FORM 06 - 2022



In today's fast-paced world, doing nothing never seems to be an option. Even brief periods of inactivity can feel odd. However, sometimes enjoying a moment of inactivity while letting your mind wander and daydream can be more productive than being busy all the time.

Are the dangers and pains of your work a means of magnifying the present?

FORM is glad to announce “NOTHING”, an exhibition without artist that explores the representation, meaning, and impact of nothingness in art, on people and society. The themes of nothingness, emptiness, and nothingness provide the world with profound philosophical thoughts.

For a long time we have accepted the challenge to create an exhibition that meant nothing. It was not easy, but we tried. We strongly questioned certain predefined statutes for creating an exhibition such as the role of the artist, the ground of the space, the meaning of the exhibition, the title and the audience that could visit it. 

The concept of nothingness in art is an anti-art form that can be traced back to Dadaism, a movement led by Marcel Duchamp and others as early as 1913. Minimal art itself did not become a popular movement until after World War II in the 1960s and early 1970s. People believe that doing more with less, truth lies in simplicity - as simple as the earth, the sky and the ocean. Paradoxically, although nothing has been created, "nothing" is still something. It's a movement under a philosophical spell, combining creativity and thought into something entirely new. One exhibition, titled "Blank Is Not Void" (which featured work by Scott Campbell and others) seemed to capture this art form perfectly. Emptiness is not emptiness because we start from nothing in the form of big bangs and stardust, but we have the ability to be anything and sometimes art is the place to remember that.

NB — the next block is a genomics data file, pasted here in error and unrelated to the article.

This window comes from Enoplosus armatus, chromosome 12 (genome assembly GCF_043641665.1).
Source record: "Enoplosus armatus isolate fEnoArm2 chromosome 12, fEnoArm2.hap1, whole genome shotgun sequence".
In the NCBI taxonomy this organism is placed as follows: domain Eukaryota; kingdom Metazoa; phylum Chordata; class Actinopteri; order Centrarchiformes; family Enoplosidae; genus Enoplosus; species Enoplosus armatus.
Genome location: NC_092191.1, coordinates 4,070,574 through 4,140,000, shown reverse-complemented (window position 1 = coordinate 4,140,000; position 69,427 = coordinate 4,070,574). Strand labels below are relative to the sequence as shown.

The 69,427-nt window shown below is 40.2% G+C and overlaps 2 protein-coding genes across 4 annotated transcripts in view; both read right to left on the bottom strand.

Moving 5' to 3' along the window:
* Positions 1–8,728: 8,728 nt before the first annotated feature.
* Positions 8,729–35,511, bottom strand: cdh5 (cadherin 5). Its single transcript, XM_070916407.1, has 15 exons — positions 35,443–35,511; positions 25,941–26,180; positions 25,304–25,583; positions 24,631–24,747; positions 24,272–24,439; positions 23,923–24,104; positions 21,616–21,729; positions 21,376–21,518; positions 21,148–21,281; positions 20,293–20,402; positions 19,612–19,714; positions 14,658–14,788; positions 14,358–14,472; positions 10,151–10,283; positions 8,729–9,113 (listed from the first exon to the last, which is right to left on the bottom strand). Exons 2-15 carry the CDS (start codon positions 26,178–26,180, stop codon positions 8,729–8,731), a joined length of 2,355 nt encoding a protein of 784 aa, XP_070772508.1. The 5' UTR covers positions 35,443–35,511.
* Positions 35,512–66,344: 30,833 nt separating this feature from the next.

Since the beginning of the 20th century, artists have begun to depict nothingness through abstraction in their works. They realized that abstract art actually liberated them, gave them freedom. Artists like John Cage, on the other hand, agree with the scientific definition of nothingness, that nothingness is the addition of everything that doesn't exist, meaning nothingness is actually abundant. Finally, some artists like Malevich painted nothingness to symbolize the end of humanity. Artists are influenced by everyday life, politics, war and major events; so what exactly drives someone to create an abstract representation of nothingness?

The word 'nothingness' is a concept that describes the state of non-existence. It is difficult to define, but it can be used to describe a state of being beyond the scope of human knowledge. Nothingness has been referenced in many works of literature as an essence that has no properties, characteristics or attributes. For example, nothingness could be defined as the absence of all things and all universes. Alternatively, it could be defined as the absence of all physical and spiritual existence. We could also define it as the absence of all matter, energy and any elements that could make up existence.

We are also increasingly believing this exhibition is a discipline, a practice that improves over time. In this regard, the idea of using a low-risk, low-investment venue that is not necessarily a gallery lowers the barriers to entry for ideas.

There are people who believe that nothingness is merely an illusion created by our minds. These people believe that there is something beyond our knowledge that makes up existence and makes up what we perceive as nothingness. For them, nothingness does not exist beyond the scope of human knowledge; instead, it exists beyond our perception of it and what makes up existence. Others believe that nothingness is not just an illusion created by our minds; instead, it is something negative since it means the absence of something positive.

On the other hand, when someone is referring to nothingness as an essence or a property, maybe, it is not useful for us to understand because those concepts do not exist in reality.